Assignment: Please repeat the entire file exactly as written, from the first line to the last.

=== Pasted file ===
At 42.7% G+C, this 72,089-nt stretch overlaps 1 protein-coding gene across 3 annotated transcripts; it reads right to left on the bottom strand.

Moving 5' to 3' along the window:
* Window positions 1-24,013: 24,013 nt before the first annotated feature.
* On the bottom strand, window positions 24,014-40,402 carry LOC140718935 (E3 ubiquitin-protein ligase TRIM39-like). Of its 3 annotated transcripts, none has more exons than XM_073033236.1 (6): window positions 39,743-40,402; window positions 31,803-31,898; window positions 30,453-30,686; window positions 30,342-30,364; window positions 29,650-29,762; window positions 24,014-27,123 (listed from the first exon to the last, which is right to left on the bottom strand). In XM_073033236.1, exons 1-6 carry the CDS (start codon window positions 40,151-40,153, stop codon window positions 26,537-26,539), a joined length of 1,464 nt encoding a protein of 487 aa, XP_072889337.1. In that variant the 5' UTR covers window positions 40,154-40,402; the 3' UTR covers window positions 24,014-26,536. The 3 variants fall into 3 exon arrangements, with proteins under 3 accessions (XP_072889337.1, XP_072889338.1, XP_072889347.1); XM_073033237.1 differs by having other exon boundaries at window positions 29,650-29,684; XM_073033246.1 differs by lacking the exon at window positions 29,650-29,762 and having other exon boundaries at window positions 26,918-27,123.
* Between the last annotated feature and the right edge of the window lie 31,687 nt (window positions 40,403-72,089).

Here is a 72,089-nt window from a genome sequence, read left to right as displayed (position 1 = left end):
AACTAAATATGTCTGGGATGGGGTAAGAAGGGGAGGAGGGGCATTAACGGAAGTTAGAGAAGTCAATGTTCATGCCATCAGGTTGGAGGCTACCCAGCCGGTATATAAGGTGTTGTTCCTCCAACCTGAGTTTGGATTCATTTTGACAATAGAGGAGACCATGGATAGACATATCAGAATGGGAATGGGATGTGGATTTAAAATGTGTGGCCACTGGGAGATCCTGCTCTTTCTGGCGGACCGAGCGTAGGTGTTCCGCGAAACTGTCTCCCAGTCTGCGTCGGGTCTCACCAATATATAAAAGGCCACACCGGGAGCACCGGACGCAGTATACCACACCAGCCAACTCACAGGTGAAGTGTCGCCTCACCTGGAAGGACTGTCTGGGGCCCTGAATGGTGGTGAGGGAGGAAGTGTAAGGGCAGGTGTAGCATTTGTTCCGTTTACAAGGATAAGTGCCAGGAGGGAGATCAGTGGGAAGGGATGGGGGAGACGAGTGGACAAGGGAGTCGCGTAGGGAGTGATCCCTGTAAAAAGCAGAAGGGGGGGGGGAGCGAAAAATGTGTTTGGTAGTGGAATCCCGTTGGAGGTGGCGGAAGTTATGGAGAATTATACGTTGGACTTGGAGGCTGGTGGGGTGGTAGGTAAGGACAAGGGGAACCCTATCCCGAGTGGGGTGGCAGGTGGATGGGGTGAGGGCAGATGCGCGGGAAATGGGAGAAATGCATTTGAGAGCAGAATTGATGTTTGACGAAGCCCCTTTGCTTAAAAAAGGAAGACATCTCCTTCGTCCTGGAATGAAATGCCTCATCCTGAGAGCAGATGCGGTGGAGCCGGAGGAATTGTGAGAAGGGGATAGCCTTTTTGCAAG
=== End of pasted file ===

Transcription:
At 42.7% G+C, this 72,089-nt stretch overlaps 1 protein-coding gene across 3 annotated transcripts; it reads right to left on the bottom strand.

Moving 5' to 3' along the window:
* Window positions 1-24,013: 24,013 nt before the first annotated feature.
* On the bottom strand, window positions 24,014-40,402 carry LOC140718935 (E3 ubiquitin-protein ligase TRIM39-like). Of its 3 annotated transcripts, none has more exons than XM_073033236.1 (6): window positions 39,743-40,402; window positions 31,803-31,898; window positions 30,453-30,686; window positions 30,342-30,364; window positions 29,650-29,762; window positions 24,014-27,123 (listed from the first exon to the last, which is right to left on the bottom strand). In XM_073033236.1, exons 1-6 carry the CDS (start codon window positions 40,151-40,153, stop codon window positions 26,537-26,539), a joined length of 1,464 nt encoding a protein of 487 aa, XP_072889337.1. In that variant the 5' UTR covers window positions 40,154-40,402; the 3' UTR covers window positions 24,014-26,536. The 3 variants fall into 3 exon arrangements, with proteins under 3 accessions (XP_072889337.1, XP_072889338.1, XP_072889347.1); XM_073033237.1 differs by having other exon boundaries at window positions 29,650-29,684; XM_073033246.1 differs by lacking the exon at window positions 29,650-29,762 and having other exon boundaries at window positions 26,918-27,123.
* Between the last annotated feature and the right edge of the window lie 31,687 nt (window positions 40,403-72,089).

Here is a 72,089-nt window from a genome sequence, read left to right as displayed (position 1 = left end):
AACTAAATATGTCTGGGATGGGGTAAGAAGGGGAGGAGGGGCATTAACGGAAGTTAGAGAAGTCAATGTTCATGCCATCAGGTTGGAGGCTACCCAGCCGGTATATAAGGTGTTGTTCCTCCAACCTGAGTTTGGATTCATTTTGACAATAGAGGAGACCATGGATAGACATATCAGAATGGGAATGGGATGTGGATTTAAAATGTGTGGCCACTGGGAGATCCTGCTCTTTCTGGCGGACCGAGCGTAGGTGTTCCGCGAAACTGTCTCCCAGTCTGCGTCGGGTCTCACCAATATATAAAAGGCCACACCGGGAGCACCGGACGCAGTATACCACACCAGCCAACTCACAGGTGAAGTGTCGCCTCACCTGGAAGGACTGTCTGGGGCCCTGAATGGTGGTGAGGGAGGAAGTGTAAGGGCAGGTGTAGCATTTGTTCCGTTTACAAGGATAAGTGCCAGGAGGGAGATCAGTGGGAAGGGATGGGGGAGACGAGTGGACAAGGGAGTCGCGTAGGGAGTGATCCCTGTAAAAAGCAGAAGGGGGGGGGGAGCGAAAAATGTGTTTGGTAGTGGAATCCCGTTGGAGGTGGCGGAAGTTATGGAGAATTATACGTTGGACTTGGAGGCTGGTGGGGTGGTAGGTAAGGACAAGGGGAACCCTATCCCGAGTGGGGTGGCAGGTGGATGGGGTGAGGGCAGATGCGCGGGAAATGGGAGAAATGCATTTGAGAGCAGAATTGATGTTTGACGAAGCCCCTTTGCTTAAAAAAGGAAGACATCTCCTTCGTCCTGGAATGAAATGCCTCATCCTGAGAGCAGATGCGGTGGAGCCGGAGGAATTGTGAGAAGGGGATAGCCTTTTTGCAAG